Nexgen Hotels & Genuine Hospitality, LLC Opens 120-Room Four Points by Sheraton – Omaha / Midtown, NE

USA, St. Louis, Missouri. November 05, 2019

Nexgen Hotels and Genuine Hospitality, LLC has opened a new 120-room Four Points by Sheraton - Omaha / Midtown, NE. St. Louis-based hotel operator, Genuine Hospitality, LLC will manage the asset.

Developed by Nexgen Hotels, the Four Points by Sheraton - Omaha / Midtown opened October 11, 2019 and is located at 330 North 30th Street, Omaha, NE 68131. Ideally located off I-480 at the Rt-75 intersection, just 1.5 miles west from downtown Omaha and 6-miles from the Omaha International Airport. Previously a Comfort Inn, Nexgen repositioned the hotel to a Four Points by Sheraton by closing the hotel and completely renovating the entire asset, totaling $2.5M. The new hotel boasts 120 guest rooms, including 10 suites, restaurant, bar, fitness center, 600 sq. ft. of meeting space and airport shuttle.

Robert Willard, COO, President & Co-founder, Genuine Hospitality, LLC states, "We are extremely excited to bring this beautiful asset into the Genuine Hospitality family. Led by General Manager, Ed Stevens, I am confident our Four Points by Sheraton - Omaha / Midtown, NE will be a top performer in the Marriot Four Points system." The Four Points by Sheraton - Omaha / Midtown will mark the sixth opened hotel in the growing Genuine Hospitality family.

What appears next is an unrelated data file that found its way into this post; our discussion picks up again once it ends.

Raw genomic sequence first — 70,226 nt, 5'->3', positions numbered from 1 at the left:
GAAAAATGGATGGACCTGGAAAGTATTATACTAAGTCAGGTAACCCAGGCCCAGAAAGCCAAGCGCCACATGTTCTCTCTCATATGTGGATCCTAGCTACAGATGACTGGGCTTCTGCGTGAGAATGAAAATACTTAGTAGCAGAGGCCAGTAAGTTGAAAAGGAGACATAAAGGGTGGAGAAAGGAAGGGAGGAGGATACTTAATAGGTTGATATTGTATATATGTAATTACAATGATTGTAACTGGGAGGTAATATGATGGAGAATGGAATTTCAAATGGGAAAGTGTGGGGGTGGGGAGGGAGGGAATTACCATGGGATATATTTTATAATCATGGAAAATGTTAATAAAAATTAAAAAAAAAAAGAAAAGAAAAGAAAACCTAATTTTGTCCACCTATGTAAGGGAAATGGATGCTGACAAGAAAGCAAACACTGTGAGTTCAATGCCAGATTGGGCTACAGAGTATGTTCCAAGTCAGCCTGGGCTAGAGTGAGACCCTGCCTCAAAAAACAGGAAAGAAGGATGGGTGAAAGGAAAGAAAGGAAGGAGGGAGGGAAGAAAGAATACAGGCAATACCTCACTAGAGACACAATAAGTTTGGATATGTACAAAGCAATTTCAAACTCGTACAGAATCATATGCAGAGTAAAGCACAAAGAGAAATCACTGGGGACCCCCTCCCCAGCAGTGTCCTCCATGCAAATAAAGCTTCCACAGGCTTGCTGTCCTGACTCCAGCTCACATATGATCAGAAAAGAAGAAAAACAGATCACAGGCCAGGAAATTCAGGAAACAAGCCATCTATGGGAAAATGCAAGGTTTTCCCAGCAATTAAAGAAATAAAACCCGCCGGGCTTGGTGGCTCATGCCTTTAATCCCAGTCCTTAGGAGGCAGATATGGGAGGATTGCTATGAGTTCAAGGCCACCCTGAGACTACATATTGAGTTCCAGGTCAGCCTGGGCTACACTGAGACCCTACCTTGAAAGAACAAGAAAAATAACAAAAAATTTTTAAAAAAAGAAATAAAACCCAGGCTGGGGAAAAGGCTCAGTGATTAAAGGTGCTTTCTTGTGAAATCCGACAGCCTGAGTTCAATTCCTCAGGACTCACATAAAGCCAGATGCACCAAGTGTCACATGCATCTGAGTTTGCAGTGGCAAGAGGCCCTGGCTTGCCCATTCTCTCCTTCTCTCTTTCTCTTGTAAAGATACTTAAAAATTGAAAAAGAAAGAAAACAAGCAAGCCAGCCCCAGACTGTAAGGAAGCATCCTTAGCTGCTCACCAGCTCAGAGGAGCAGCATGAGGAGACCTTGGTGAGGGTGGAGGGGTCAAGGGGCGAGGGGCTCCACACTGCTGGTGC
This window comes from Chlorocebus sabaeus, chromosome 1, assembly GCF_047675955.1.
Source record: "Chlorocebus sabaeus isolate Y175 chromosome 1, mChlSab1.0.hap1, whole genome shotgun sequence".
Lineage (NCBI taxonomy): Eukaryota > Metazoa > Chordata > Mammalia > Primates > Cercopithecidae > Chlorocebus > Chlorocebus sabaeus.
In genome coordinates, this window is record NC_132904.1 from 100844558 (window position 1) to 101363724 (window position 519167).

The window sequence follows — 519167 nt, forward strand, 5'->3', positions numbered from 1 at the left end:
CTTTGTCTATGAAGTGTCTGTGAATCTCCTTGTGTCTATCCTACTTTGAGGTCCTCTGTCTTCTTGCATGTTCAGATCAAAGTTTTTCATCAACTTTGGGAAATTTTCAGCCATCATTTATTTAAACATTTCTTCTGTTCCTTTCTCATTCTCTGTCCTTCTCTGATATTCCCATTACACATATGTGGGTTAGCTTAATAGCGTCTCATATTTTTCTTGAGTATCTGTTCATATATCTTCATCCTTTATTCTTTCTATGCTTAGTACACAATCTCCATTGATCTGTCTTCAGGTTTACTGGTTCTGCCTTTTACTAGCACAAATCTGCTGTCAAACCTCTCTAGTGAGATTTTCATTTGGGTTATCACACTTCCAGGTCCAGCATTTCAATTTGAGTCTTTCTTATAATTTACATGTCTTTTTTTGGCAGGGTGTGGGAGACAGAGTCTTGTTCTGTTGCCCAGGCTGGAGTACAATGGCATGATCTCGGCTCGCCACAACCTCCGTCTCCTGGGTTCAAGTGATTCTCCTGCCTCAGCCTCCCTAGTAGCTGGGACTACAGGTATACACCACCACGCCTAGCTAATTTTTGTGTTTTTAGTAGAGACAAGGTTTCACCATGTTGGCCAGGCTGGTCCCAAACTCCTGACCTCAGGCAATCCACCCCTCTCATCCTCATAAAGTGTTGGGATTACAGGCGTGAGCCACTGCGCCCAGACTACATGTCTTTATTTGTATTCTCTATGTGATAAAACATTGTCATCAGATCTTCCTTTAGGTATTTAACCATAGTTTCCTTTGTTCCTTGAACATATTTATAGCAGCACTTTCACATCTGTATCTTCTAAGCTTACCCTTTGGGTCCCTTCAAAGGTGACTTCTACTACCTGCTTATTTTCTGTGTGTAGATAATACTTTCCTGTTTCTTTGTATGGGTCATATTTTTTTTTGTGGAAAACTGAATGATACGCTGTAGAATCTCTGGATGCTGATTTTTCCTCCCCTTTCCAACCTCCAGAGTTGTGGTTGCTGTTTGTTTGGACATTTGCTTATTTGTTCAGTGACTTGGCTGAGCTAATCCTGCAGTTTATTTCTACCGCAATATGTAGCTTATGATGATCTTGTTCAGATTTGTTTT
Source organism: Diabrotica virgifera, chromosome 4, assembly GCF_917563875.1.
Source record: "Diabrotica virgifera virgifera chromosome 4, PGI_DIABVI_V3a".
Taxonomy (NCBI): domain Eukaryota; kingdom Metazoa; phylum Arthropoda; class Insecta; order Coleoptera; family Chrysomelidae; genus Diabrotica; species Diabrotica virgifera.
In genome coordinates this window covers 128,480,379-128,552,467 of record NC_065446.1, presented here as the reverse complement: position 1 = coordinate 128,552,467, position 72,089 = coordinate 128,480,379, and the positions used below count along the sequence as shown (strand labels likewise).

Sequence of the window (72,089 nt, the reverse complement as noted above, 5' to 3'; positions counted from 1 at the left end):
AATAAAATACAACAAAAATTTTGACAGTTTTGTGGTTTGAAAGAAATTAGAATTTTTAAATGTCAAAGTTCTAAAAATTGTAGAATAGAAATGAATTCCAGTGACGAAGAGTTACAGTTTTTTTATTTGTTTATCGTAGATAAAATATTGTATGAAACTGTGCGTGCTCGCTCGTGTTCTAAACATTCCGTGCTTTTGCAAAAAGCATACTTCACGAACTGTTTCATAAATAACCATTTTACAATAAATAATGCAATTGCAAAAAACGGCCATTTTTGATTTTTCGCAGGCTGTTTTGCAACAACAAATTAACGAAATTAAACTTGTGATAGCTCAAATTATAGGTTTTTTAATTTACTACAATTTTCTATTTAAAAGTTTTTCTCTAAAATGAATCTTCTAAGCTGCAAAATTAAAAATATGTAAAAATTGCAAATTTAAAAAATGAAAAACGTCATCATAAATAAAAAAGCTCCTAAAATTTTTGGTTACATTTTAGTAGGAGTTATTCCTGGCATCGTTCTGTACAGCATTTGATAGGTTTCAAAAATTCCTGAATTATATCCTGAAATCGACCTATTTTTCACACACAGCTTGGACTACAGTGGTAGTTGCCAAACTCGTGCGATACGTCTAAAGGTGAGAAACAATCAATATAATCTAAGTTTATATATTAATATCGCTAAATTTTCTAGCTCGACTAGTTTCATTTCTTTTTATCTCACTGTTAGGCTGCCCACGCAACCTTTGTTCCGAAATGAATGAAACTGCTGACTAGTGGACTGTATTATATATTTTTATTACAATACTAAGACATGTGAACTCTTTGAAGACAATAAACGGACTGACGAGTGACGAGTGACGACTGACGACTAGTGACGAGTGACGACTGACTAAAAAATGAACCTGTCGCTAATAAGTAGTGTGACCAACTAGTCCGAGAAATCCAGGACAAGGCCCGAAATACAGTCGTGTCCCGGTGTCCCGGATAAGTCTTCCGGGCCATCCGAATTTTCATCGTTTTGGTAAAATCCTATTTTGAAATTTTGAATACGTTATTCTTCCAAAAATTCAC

Co-founder, Kurt Furlong, Chief Revenue Officer & Principal, states, "The Four Points by Sheraton Omaha / Midtown is a terrific asset, in a great location, backed by Marriott, one of the best brands in the industry." Furlong added "With our extensive, renovation and redevelopment of this asset, we now can offer a high value product to our business and transient guest.", the Four Points by Sheraton - Omaha / Midtown will make a great addition to our growing Genuine Hospitality family."

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Hotel Law: A Labor Crisis and Cyber Security

According to a recent study, the hospitality industry accounted for 2.9 trillion dollars in sales and in the U.S. alone, was responsible for 1 in 9 jobs. In an industry of that scope and dimension, legal issues touch every aspect of a hotel's operation, and legal services are required in order to conform to all prevailing laws and regulations. Though not all hotels face the same issues, there are some industry-wide subjects that are of concern more broadly. One of those matters is the issue of immigration and how it affects the ability of hotels to recruit qualified employees. The hotel industry is currently facing a labor crisis; the U.S. Labor Department estimates that there are 600,000 unfilled jobs in the industry. Part of the problem contributing to this labor shortage is the lack of H2B visas for low-skilled workers, combined with the difficulty in obtaining J-1 visas for temporary workers. Because comprehensive immigration reform is not being addressed politically, hotel managers expect things are going to get worse before they get better. Corporate cyber security is another major legal issue the industry must address. Hotels are under enormous pressure in this area given the large volume of customer financial transactions they handle daily. Recently, a federal court ruled that the Federal Trade Commission had the power to regulate corporate cyber security, so it is incumbent on hotels to establish data security programs in order to prevent data breaches. The lack of such programs could cause hotels to face legal threats from government agencies, class action lawsuits, and damage to their brand image if a data breach should occur. These are just two of the critical issues that the December issue of Hotel Business Review will examine in the area of hotel law.